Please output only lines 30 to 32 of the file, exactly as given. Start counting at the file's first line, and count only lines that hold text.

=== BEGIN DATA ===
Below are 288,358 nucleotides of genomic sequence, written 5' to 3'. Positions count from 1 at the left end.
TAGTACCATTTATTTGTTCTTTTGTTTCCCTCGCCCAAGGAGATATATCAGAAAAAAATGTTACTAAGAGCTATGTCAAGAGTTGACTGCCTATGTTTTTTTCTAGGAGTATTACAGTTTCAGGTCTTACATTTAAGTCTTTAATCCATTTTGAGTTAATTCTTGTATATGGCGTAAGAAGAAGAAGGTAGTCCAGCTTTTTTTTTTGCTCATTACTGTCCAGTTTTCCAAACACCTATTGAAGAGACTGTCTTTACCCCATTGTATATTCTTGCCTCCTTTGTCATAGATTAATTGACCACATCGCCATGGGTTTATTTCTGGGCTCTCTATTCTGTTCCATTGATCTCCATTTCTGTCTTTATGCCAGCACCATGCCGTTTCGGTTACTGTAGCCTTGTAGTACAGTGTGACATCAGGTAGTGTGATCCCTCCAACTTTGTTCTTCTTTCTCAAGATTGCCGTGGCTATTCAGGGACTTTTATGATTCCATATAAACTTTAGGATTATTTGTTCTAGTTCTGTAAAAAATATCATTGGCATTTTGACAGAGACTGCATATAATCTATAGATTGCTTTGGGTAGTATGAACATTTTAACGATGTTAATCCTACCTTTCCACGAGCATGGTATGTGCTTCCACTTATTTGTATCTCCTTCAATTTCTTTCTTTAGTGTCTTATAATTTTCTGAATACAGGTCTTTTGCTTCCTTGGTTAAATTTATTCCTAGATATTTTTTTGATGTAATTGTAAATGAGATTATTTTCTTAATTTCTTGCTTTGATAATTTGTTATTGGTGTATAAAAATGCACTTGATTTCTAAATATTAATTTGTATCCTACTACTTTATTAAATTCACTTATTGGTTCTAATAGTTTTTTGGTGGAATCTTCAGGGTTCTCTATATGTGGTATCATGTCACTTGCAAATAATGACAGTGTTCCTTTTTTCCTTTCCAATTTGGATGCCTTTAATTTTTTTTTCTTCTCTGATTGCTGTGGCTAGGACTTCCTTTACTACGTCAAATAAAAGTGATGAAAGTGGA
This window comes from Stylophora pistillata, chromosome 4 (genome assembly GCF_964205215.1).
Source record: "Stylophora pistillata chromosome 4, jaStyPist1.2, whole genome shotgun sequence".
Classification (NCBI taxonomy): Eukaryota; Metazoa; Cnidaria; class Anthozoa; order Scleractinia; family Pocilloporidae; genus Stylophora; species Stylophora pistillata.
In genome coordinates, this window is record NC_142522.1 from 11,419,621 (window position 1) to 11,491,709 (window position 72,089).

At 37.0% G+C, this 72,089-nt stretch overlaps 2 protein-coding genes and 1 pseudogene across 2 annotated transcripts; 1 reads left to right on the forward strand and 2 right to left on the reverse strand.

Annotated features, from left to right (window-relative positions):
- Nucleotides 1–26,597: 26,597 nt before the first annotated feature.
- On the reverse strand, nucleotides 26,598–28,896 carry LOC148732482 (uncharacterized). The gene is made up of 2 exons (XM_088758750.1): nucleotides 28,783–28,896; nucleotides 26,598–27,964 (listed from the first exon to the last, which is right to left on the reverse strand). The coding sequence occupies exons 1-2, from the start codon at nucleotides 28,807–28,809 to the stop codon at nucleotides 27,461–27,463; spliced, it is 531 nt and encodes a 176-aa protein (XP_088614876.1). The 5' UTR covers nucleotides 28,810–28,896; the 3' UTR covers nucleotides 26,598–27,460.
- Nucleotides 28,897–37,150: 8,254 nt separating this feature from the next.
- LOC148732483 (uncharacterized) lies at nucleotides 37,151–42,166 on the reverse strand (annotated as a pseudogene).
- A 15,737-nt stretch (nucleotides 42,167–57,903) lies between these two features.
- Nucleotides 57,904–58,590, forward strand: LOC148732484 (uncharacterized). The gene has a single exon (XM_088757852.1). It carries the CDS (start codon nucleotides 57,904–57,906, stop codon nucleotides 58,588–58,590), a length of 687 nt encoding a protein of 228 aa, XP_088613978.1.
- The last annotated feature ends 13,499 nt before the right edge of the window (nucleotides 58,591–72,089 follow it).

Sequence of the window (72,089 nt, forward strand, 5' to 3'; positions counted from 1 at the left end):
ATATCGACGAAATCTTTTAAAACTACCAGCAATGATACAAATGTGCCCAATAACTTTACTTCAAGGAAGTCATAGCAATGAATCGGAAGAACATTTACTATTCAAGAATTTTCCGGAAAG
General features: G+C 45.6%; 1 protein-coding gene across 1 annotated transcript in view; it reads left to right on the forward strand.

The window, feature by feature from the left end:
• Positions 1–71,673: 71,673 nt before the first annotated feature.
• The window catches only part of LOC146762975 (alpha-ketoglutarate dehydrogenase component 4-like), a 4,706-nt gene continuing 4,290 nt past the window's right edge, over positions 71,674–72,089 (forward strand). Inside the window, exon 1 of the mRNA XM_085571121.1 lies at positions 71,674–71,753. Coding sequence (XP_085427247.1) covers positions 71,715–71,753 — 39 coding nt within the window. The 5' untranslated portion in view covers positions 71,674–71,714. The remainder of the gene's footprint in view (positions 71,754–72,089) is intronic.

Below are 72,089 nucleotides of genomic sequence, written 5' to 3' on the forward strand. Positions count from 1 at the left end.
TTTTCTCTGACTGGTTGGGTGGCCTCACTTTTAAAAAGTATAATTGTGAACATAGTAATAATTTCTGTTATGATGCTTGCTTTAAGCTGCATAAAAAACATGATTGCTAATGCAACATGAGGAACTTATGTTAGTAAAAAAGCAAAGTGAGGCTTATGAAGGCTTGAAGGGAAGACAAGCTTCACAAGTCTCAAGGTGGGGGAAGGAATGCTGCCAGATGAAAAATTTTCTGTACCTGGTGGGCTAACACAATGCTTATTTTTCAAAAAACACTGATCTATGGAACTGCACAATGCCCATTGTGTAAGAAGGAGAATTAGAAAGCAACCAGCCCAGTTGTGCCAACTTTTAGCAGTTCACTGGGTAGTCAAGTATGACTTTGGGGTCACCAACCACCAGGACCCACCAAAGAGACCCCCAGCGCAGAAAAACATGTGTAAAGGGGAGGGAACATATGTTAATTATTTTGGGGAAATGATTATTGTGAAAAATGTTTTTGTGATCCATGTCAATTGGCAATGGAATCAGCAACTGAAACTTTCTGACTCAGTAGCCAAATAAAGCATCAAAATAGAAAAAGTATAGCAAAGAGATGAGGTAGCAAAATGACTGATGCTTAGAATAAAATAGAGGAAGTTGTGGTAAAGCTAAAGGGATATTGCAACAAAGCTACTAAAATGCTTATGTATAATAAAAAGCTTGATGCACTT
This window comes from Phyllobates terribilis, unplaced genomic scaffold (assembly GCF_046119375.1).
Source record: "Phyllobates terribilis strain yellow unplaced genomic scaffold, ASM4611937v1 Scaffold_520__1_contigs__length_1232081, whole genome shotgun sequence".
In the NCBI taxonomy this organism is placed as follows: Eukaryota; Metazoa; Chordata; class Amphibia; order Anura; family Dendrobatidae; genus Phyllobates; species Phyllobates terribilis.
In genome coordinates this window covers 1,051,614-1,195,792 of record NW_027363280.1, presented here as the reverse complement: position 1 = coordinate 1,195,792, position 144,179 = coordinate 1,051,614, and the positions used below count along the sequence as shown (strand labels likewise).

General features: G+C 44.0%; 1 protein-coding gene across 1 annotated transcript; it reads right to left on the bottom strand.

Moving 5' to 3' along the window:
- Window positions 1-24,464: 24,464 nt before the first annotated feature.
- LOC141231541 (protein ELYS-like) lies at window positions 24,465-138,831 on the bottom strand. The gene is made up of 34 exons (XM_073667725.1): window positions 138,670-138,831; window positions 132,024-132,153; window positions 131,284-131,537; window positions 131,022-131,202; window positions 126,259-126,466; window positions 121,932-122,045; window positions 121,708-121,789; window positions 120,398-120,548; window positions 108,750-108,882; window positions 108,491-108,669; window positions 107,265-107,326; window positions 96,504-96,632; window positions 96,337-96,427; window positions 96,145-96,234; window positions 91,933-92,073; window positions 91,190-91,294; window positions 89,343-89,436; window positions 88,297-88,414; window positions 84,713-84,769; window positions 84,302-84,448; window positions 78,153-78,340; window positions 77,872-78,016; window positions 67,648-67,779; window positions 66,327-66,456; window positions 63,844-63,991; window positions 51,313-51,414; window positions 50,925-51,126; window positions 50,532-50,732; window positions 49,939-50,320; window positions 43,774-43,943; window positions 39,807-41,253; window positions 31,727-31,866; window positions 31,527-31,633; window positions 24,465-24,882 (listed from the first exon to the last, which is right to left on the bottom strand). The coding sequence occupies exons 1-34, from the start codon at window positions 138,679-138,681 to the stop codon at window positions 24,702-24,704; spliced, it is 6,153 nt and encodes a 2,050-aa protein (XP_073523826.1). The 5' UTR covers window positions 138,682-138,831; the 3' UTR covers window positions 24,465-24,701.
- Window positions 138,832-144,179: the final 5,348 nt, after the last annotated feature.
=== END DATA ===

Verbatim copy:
- Window positions 1-24,464: 24,464 nt before the first annotated feature.
- LOC141231541 (protein ELYS-like) lies at window positions 24,465-138,831 on the bottom strand. The gene is made up of 34 exons (XM_073667725.1): window positions 138,670-138,831; window positions 132,024-132,153; window positions 131,284-131,537; window positions 131,022-131,202; window positions 126,259-126,466; window positions 121,932-122,045; window positions 121,708-121,789; window positions 120,398-120,548; window positions 108,750-108,882; window positions 108,491-108,669; window positions 107,265-107,326; window positions 96,504-96,632; window positions 96,337-96,427; window positions 96,145-96,234; window positions 91,933-92,073; window positions 91,190-91,294; window positions 89,343-89,436; window positions 88,297-88,414; window positions 84,713-84,769; window positions 84,302-84,448; window positions 78,153-78,340; window positions 77,872-78,016; window positions 67,648-67,779; window positions 66,327-66,456; window positions 63,844-63,991; window positions 51,313-51,414; window positions 50,925-51,126; window positions 50,532-50,732; window positions 49,939-50,320; window positions 43,774-43,943; window positions 39,807-41,253; window positions 31,727-31,866; window positions 31,527-31,633; window positions 24,465-24,882 (listed from the first exon to the last, which is right to left on the bottom strand). The coding sequence occupies exons 1-34, from the start codon at window positions 138,679-138,681 to the stop codon at window positions 24,702-24,704; spliced, it is 6,153 nt and encodes a 2,050-aa protein (XP_073523826.1). The 5' UTR covers window positions 138,682-138,831; the 3' UTR covers window positions 24,465-24,701.
- Window positions 138,832-144,179: the final 5,348 nt, after the last annotated feature.